Boulanger Trio, the Gift of Music


GermanyGermany Schubert, Ravel, Haydn: Boulanger Piano Trio, Hall of the Künstlerhaus, Munich, 31.3.2012 (JFL)

Haydn: Piano Trio Hob.VI:29, E-flat Major
Ravel: Piano Trio, a-minor
Schubert: Piano Trio No.2, E-flat Major

Photo © Irène Zandel

On the occasion of its Fifth anniversary, the German classical music website, dipped its toe into the realm of concert presentation. A success, musically—in that the lovely Boulanger Piano Trio put on a fine show of Haydn, Ravel, and Schubert. Not entirely successful perhaps in economic terms; not quite a hundred listeners filled the 300+ seats of the beautiful main hall of Munich’s Künstlerhaus (“Artist’s house”). That’s actually decent for a chamber music recital in this chamber-music aversive town, but you’d think a journal and its multitude of connected critics would have the ideal network to put still more bums into seats. Problem is: journalists only know people who also never have to pay for tickets. Perhaps not quite the right crowd for such a venture after all. (Not that we feel guilty about that…)

Haydn, forever condemned to open concert programs rather than close them, is as much the father of the Piano Trio as he is of the string quartet and the symphony. He got started in 1785 with “Hob.XV:6 and when he had arrived at Hob.XV:29 in 1795, he had achieved formal perfection. Chief beneficiary from this development is the cellist in the trio, who ascends from basso continuo accompaniment, shadowing the fortepiano, to equal partner. The Trio Hob.XV:29 in E-flat further distinguishes itself in that the lady-dedicatee—Haydn habitually wrote his piano trios for the ladies—must have had a set of impressive paws… resulting in a piano part as ambitious as that of his best piano sonatas (Hob.XVI 50 & 52). Those sonatas incidentally also dedicated to said lady, Therese Jansen-Bartolozzi. (At whose wedding Haydn was best man.)

available at AmazonF.Schubert, Piano Trio op.100, D.929,
Florestan Trio
available at Amazon
Brahms, Liszt, Schoenberg, Piano Trios and Transcriptions,
Boulanger Piano Trio
PROFIL Hässler

The Boulanger-Trio-Ladies took a movement and a half to come together; the cello (Ilona Kindt) humbly rummaged about, while the violin (Birgit Erz) was hung out to dry in something of a solo act. Some time before the third movement the piano (Karla Haltenwanger) collected the two and ushered them into a homogenous, joyous, and spunky finale.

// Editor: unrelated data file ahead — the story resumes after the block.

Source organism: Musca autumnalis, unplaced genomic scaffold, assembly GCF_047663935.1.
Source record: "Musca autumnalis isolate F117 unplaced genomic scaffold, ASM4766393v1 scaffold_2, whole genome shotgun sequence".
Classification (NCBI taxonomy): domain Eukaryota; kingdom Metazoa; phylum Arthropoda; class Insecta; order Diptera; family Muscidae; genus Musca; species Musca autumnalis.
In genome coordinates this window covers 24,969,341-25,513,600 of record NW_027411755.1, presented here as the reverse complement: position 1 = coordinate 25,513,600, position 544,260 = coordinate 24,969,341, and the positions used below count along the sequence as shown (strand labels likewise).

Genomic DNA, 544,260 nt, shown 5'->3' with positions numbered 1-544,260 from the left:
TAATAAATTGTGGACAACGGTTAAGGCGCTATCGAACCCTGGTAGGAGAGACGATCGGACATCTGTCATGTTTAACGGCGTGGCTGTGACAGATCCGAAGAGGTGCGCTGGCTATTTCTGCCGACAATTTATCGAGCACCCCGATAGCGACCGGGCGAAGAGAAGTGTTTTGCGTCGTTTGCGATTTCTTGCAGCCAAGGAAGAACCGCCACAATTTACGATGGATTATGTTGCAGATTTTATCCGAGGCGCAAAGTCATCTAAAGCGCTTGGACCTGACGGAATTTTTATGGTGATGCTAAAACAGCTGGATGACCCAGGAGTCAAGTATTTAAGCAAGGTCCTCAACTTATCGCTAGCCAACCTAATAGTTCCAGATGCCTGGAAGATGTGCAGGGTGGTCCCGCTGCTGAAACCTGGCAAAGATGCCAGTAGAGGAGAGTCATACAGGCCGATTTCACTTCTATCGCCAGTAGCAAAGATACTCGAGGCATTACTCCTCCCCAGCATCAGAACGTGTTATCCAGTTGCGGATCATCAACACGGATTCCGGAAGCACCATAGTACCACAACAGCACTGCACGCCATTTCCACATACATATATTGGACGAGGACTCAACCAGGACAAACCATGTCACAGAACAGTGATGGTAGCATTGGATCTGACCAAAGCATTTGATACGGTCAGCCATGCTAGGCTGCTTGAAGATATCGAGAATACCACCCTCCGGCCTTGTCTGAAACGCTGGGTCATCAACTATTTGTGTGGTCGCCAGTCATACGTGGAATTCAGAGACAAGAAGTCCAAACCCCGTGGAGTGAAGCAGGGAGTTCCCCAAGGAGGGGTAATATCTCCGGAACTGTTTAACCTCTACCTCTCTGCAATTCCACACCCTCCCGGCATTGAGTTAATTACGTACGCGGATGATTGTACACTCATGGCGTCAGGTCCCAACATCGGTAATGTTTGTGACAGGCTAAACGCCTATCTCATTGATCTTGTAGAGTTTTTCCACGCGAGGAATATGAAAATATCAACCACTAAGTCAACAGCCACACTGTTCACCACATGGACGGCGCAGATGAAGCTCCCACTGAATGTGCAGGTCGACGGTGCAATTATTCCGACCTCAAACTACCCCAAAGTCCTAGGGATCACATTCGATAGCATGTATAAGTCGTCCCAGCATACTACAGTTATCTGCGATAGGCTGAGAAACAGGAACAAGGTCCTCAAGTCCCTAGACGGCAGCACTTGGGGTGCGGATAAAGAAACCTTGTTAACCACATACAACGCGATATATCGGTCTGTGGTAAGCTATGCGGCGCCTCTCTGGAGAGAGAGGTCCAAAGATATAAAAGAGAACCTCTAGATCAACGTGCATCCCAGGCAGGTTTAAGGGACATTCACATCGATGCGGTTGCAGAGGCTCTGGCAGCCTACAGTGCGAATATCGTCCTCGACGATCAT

What is the phenomenon called where something that has recently been pointed out suddenly seems to be popping up everywhere? Since the now-infamous New York Mahler cell phone incident, I’ve heard the notorious iPhone marimba alarm twice in short succession. Here it had the decency to pipe up right between the Haydn and the Ravel Trio, to bemusing, rather than infuriating effect.

Such indulgent pianism, that the Ravel opens with! A dreamy delight, though soon interrupted by Mme. Erz’s steely, edgy, unforgiving and determined violin tone—a tone that morphed into something wonderfully plaintive for the Passacaille. Mme. Kindt’s cello has a small, very easily underestimated, but ultimately insistent, lyrical tone. The two disparate players make a harmonious trio thanks to Mme. Haltenwanger who mediates, adds soft hues, lavish notes, and, when the situation calls for it, administers a swift kick to keep the party lively.

Schubert’s Trio No.2 in E-flat Major, famous even before Stanley Kubrick came along, is one of the best triceps workouts in a pianist’s repertoire and minimum a 45 minute cardio exercise on top. It’s also a lot of great music—so much, indeed, that I welcomed the trios’ organic-but-brisk pace and the decision to play the ‘authorized revised’ version. That edition shaves a number of bars and a repeat or two off the discarded original version. A choice the Boulanger Trio could have made for economy’s sake… but more probably because the Urtext-police was watching. The qualities of the three performers merged like the center of a Venn diagram, with Schubert and his sense for delicate repetitiveness at the center.

A neat birthday present that gave itself.

Jens F. Laurson


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